Article | SOLIDWORKS World 2019 - Dassault Systèmes®

How 3D Design Opens Up Innovation

Luis Baldez
Luis Baldez
Luis Baldez is Head of 3D Printing Software Alliances & Partnerships, HP Inc.
12 Feb 2019

A new era of product design innovation is upon us. 3D printing and digital manufacturing have reached the point where the question is not how, but when will additive technologies go beyond the existing limitations of traditional manufacturing. Companies at large will embrace additive manufacturing, and designers cannot ignore it or may find themselves in the position of writers who stuck to their typewriters, or photographers who insisted that film and chemicals would prove no match for Photoshop.

This year, at SOLIDWORKS World, I’ve been speaking with designers and engineers who have been creating, iterating and producing on additive platforms instead of injection molding. The response has been hard to argue with. Creative minds are bought in on using additive manufacturing to bring to life new shapes, such as complex lattices or multi-texture surfaces that are simply impossible to mold or mill. Even for more standard components, technologies like HP Multi Jet Fusion reduce the turnaround time on making prototypes from weeks to days, enabling designers to repeatedly test and refine without waiting. Once prototypes are complete, they can then move to full scale production, all on the same 3D printing platform.

Additive manufacturing marketers tend to focus on selling the upgrade upstairs to the executive suite: productivity gains, cost reductions and quicker time to market. Designers who’ve worked with additive, however, speak of something bigger: The freedom to deliver better work. One of the companies that HP has partnered with to accelerate that design freedom is Dassault Systèmes. Through this collaboration, designers are no longer held back by prior limitations, and are able to rethink their entire approach towards making parts and products.

How tech brings down cost and accessibility of prosthetics 

A company taking real advantage of the potential behind HP and Dassault’s partnership is Unlimited Tomorrow, which uses HP Jet Fusion 580 printers to empower amputees with 3D-printed prosthetics. There are over 30 million amputees worldwide, and right now only 5 percent have access to prosthetic devices, according to the Amputee Coalition of America.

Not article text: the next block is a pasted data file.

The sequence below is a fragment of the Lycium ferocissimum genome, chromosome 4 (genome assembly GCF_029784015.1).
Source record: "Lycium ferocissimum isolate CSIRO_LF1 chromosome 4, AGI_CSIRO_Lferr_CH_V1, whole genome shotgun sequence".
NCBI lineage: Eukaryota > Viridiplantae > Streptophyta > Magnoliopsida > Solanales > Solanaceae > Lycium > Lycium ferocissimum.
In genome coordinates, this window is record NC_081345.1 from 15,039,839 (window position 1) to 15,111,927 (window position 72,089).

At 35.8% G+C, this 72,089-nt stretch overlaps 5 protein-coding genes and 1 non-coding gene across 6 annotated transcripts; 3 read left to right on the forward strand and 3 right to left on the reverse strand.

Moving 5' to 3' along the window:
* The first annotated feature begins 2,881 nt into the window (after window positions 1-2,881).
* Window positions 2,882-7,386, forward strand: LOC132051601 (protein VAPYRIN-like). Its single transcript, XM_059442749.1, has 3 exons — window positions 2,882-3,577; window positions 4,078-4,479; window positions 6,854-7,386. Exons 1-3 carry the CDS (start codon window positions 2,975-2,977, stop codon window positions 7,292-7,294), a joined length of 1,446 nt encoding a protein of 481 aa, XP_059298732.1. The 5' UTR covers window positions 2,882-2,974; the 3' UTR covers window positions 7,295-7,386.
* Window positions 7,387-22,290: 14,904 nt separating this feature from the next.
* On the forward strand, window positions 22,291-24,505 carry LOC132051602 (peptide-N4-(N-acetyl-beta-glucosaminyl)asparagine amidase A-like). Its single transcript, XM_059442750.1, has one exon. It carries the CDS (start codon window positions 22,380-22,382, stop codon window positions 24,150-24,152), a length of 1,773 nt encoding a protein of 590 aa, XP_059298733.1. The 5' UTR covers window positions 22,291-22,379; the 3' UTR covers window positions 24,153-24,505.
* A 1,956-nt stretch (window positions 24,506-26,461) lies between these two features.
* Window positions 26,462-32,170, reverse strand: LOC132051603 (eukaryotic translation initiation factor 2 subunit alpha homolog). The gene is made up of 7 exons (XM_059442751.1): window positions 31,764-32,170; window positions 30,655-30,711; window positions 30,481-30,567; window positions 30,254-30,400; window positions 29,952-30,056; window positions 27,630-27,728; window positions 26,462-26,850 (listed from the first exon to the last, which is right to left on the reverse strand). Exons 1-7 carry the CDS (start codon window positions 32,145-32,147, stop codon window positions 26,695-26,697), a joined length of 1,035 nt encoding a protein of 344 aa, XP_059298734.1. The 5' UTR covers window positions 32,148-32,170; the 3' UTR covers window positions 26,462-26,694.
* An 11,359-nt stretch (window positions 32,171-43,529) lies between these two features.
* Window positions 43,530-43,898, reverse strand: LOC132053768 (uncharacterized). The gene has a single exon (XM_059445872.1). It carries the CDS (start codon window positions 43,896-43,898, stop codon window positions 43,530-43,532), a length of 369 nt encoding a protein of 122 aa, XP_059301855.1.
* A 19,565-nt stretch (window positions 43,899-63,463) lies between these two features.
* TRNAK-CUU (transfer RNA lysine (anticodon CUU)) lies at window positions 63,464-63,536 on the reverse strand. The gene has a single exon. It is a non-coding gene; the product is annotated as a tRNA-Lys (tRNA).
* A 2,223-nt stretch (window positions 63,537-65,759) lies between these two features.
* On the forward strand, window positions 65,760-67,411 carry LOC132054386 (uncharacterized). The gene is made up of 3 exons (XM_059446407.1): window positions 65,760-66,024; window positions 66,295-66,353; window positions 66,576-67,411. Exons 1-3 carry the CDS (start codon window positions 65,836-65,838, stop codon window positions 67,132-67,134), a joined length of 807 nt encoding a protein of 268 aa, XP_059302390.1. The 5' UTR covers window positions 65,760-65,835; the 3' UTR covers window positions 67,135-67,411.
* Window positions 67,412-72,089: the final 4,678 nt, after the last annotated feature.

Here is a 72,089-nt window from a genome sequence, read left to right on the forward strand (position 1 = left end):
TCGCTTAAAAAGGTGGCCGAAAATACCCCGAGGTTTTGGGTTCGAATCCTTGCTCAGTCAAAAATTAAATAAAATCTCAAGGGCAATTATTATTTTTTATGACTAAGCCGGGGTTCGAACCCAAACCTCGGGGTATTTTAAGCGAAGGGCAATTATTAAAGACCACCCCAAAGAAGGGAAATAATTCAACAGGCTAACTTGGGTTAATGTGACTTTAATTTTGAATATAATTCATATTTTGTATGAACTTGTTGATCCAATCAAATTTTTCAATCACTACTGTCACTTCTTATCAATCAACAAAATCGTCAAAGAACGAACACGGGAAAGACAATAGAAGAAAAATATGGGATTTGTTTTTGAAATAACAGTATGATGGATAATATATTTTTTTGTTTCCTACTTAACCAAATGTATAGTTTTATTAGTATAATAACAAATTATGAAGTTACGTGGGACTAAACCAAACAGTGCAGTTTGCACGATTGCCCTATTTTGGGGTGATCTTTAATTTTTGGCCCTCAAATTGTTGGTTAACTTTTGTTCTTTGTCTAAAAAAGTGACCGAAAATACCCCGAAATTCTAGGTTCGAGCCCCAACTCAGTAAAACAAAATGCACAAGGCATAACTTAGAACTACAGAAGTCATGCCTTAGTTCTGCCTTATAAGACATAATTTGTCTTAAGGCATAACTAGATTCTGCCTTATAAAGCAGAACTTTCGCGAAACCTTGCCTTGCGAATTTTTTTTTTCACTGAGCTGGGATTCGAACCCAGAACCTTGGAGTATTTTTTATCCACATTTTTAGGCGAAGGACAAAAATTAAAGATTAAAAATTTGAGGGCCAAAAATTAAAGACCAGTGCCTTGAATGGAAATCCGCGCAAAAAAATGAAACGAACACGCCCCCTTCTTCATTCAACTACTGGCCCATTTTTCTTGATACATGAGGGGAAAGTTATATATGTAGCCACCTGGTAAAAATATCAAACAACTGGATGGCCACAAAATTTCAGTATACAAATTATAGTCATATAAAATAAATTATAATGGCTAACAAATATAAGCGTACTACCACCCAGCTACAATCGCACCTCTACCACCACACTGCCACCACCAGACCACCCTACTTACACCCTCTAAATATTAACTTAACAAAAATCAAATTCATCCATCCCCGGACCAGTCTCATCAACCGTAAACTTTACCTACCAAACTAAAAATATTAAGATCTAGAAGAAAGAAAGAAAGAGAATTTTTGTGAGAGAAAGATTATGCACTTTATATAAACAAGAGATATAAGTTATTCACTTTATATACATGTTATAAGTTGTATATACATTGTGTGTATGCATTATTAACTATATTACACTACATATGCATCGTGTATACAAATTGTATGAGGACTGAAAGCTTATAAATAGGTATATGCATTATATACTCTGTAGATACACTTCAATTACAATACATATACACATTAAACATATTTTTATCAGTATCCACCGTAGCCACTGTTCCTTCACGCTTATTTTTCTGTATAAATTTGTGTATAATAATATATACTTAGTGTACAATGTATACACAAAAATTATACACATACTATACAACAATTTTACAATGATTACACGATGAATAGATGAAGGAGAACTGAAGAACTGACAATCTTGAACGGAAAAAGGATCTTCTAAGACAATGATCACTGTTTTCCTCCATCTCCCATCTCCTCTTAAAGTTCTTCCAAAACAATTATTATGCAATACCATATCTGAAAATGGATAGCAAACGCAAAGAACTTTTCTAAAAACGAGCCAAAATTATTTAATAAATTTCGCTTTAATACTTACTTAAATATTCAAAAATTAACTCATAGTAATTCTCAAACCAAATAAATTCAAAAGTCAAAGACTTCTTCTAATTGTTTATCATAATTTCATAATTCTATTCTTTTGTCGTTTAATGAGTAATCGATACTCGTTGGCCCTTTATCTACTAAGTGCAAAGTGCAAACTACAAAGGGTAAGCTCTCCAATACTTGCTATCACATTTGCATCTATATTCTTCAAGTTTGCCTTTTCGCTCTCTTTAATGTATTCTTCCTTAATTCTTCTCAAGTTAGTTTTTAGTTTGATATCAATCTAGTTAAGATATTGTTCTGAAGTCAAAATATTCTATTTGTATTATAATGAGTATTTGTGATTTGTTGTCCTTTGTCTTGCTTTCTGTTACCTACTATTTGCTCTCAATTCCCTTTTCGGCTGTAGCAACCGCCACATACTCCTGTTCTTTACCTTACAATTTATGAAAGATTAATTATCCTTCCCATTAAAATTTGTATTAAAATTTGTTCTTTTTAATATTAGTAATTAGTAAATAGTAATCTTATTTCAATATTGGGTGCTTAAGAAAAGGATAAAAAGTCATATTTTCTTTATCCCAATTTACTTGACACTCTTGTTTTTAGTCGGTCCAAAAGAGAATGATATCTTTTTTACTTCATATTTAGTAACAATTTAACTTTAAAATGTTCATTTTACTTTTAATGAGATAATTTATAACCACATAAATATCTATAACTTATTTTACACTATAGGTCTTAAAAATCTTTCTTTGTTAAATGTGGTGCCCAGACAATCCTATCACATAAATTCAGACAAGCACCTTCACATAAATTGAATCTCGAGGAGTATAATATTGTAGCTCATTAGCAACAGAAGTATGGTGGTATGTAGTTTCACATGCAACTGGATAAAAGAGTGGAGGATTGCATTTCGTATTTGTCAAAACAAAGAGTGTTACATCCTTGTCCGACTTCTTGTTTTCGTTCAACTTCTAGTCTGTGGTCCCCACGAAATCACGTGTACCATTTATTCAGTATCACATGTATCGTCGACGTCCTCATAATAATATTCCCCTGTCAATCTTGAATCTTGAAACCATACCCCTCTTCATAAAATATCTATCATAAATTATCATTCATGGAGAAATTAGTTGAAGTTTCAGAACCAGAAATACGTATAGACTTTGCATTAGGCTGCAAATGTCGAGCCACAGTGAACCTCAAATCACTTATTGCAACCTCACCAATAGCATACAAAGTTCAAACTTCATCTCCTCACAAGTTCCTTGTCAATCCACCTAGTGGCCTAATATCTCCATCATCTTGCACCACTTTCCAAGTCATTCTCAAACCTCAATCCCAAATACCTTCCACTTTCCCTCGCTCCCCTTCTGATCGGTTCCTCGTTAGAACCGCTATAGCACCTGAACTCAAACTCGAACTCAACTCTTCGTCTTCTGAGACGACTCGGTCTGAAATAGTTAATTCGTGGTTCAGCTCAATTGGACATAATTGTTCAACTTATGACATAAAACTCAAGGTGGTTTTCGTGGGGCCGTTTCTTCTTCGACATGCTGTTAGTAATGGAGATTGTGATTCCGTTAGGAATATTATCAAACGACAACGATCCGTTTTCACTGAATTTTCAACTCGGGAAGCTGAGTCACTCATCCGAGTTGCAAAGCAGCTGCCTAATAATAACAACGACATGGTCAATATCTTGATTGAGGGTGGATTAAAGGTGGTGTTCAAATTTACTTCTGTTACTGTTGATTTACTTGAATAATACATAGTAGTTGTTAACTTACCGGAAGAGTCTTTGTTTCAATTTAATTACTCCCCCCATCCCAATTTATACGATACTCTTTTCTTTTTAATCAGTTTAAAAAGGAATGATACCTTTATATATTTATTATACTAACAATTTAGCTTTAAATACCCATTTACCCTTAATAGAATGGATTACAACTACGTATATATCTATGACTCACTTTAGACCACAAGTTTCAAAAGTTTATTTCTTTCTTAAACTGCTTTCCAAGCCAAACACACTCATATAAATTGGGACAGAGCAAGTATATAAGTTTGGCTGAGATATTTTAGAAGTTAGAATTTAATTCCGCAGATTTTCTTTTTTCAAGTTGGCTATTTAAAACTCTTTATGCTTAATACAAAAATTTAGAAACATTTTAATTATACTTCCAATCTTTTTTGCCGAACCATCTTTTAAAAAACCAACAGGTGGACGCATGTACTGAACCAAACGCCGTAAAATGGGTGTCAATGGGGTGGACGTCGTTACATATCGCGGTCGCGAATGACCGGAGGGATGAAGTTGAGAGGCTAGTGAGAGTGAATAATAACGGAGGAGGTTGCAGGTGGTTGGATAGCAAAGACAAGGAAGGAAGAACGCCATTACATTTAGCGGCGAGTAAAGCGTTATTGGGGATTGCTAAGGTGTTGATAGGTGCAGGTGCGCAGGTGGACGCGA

Current prosthetic devices cost up to $80,000, which many cannot afford. Even if they can, the process of getting the limb to them can take months. Children who need prosthetics are often forced to use basic, cumbersome devices which limit their everyday life. They also require resized artificial limbs as they grow into adulthood, driving the cost even higher.

The company’s design and engineering teams take 3D scan data through software that automatically tailors the design to the shape and dimension of the wearer. The combination of Dassault’s design software and HP’s Multi Jet Fusion printers allows Unlimited Tomorrow to produce some of the most advanced artificial limbs even in remote and underprivileged communities. This technology has the potential to improve millions of lives, a real global impact.

The benefits of 3D printing don’t stop at healthcare. HP has committed to making Multi Jet Fusion a go-to platform across all markets for both rapid prototyping, with its 300/500 series printers, and large-scale production with its 4200/4210 machines. In the automotive industry, HP printers are already being used from design to prototyping and into production. Designers love being freed from the manufacturing constraints that previously held them back from creating innovative new works. For example, Volkswagen, the largest auto maker in the world, is embracing HP 3D printing in its long-term roadmap, and BMW recently printed its millionth 3D printed part.

Working with designers around the world, our goal is to democratize 3D printing by working with leading 3D software companies as they incorporate support for Multi Jet Fusion into their products both early and effectively, so designers can get a head start on taking their work to a new level instead of playing catch-up in coming years.

We encourage all designers to look for 3D printing-friendly tools that are better for you, and to engage with software makers as well as with us. Almost anyone can understand the appeal of a cheaper, faster production lifecycle. But you, the experts who will design the next products that change the world and change individual lives for the better, know more than anyone how this breakthrough technology can best be placed into your hands to takes its capabilities as far as they can go.

 

 

 

 

 

 

Author information

Luis Baldez
Luis Baldez
Luis Baldez is Head of 3D Printing Software Alliances & Partnerships, HP Inc.

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